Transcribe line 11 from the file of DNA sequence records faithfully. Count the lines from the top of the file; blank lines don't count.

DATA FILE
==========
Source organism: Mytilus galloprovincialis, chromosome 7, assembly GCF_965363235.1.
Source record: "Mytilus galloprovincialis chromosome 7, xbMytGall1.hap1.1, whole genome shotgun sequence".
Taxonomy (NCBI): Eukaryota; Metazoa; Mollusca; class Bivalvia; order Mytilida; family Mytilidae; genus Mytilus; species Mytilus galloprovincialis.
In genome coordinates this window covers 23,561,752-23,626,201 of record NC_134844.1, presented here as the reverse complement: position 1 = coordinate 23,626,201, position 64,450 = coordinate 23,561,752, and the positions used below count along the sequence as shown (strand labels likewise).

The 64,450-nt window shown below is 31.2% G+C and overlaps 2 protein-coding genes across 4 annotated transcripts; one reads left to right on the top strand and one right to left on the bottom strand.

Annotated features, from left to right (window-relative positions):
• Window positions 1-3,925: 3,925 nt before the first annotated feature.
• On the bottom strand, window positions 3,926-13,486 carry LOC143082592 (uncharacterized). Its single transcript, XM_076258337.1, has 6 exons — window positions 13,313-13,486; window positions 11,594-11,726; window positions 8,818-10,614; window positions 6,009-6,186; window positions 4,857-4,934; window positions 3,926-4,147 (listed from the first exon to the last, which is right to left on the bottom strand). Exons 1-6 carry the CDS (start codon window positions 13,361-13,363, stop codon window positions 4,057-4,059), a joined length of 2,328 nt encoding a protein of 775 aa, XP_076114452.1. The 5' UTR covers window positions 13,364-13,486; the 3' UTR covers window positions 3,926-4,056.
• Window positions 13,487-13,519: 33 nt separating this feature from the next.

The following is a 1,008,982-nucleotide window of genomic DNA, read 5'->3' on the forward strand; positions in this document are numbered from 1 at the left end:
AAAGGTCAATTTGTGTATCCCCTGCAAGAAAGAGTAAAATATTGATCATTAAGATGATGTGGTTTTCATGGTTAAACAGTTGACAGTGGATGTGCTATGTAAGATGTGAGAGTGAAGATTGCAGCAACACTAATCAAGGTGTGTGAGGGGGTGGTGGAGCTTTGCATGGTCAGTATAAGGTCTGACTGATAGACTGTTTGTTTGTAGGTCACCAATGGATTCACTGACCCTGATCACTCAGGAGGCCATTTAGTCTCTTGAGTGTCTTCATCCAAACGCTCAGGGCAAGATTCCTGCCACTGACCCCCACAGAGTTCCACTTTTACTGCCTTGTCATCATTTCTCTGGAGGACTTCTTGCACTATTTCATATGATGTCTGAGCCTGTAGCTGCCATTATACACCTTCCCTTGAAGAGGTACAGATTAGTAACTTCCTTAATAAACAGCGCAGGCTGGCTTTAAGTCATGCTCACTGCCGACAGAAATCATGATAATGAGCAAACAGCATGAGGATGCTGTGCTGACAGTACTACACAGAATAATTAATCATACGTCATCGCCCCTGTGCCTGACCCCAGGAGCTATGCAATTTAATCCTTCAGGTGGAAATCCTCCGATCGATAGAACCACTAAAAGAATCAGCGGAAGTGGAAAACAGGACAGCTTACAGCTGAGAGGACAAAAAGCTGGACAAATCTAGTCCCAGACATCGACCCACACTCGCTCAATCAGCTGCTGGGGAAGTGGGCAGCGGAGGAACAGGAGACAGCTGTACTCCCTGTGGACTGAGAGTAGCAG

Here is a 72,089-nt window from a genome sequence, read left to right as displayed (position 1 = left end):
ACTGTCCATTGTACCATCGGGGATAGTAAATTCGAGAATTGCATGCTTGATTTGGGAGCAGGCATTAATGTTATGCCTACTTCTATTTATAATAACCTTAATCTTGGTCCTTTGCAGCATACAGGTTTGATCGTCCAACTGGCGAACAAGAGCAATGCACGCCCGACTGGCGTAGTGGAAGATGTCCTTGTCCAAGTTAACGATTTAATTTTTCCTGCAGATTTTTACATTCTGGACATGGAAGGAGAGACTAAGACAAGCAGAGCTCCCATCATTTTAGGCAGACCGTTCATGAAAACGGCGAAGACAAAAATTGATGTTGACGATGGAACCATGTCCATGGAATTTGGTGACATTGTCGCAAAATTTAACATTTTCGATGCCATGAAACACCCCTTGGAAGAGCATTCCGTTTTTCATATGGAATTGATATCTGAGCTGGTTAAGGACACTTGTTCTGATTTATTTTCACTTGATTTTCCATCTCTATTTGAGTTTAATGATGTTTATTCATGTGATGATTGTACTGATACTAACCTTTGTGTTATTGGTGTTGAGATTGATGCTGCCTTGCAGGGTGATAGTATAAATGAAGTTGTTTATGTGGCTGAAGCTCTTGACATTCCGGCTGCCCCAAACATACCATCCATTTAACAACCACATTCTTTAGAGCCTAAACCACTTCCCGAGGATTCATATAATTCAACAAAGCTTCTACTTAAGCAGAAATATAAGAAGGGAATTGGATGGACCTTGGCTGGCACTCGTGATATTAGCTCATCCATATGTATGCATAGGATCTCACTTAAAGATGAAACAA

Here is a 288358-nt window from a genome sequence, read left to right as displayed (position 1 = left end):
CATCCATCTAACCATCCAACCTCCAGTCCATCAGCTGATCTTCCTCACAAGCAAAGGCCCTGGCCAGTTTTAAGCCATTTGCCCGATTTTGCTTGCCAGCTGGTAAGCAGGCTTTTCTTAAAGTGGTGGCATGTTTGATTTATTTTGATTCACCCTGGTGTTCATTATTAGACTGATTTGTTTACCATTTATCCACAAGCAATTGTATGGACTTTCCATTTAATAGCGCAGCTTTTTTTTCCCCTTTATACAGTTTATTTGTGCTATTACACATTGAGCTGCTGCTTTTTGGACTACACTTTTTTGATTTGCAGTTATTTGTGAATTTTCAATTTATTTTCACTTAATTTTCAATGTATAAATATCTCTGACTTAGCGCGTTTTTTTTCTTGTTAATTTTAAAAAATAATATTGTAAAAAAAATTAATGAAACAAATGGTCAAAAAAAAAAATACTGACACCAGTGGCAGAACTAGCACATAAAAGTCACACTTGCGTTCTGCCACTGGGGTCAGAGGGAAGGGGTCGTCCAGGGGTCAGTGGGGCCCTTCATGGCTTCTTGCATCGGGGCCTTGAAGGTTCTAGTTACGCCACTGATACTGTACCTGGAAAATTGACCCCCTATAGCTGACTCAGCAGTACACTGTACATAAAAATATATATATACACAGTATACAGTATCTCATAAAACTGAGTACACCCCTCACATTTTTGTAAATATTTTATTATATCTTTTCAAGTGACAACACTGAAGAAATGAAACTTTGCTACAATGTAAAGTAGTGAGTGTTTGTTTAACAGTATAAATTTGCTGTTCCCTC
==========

AAAGGTCAATTTGTGTATCCCCTGCAAGAAAGAGTAAAATATTGATCATTAAGATGATGTGGTTTTCATGGTTAAACAGTTGACAGTGGATGTGCTATGTAAGATGTGAGAGTGAAGATTGCAGCAACACTAATCAAGGTGTGTGAGGGGGTGGTGGAGCTTTGCATGGTCAGTATAAGGTCTGACTGATAGACTGTTTGTTTGTAGGTCACCAATGGATTCACTGACCCTGATCACTCAGGAGGCCATTTAGTCTCTTGAGTGTCTTCATCCAAACGCTCAGGGCAAGATTCCTGCCACTGACCCCCACAGAGTTCCACTTTTACTGCCTTGTCATCATTTCTCTGGAGGACTTCTTGCACTATTTCATATGATGTCTGAGCCTGTAGCTGCCATTATACACCTTCCCTTGAAGAGGTACAGATTAGTAACTTCCTTAATAAACAGCGCAGGCTGGCTTTAAGTCATGCTCACTGCCGACAGAAATCATGATAATGAGCAAACAGCATGAGGATGCTGTGCTGACAGTACTACACAGAATAATTAATCATACGTCATCGCCCCTGTGCCTGACCCCAGGAGCTATGCAATTTAATCCTTCAGGTGGAAATCCTCCGATCGATAGAACCACTAAAAGAATCAGCGGAAGTGGAAAACAGGACAGCTTACAGCTGAGAGGACAAAAAGCTGGACAAATCTAGTCCCAGACATCGACCCACACTCGCTCAATCAGCTGCTGGGGAAGTGGGCAGCGGAGGAACAGGAGACAGCTGTACTCCCTGTGGACTGAGAGTAGCAG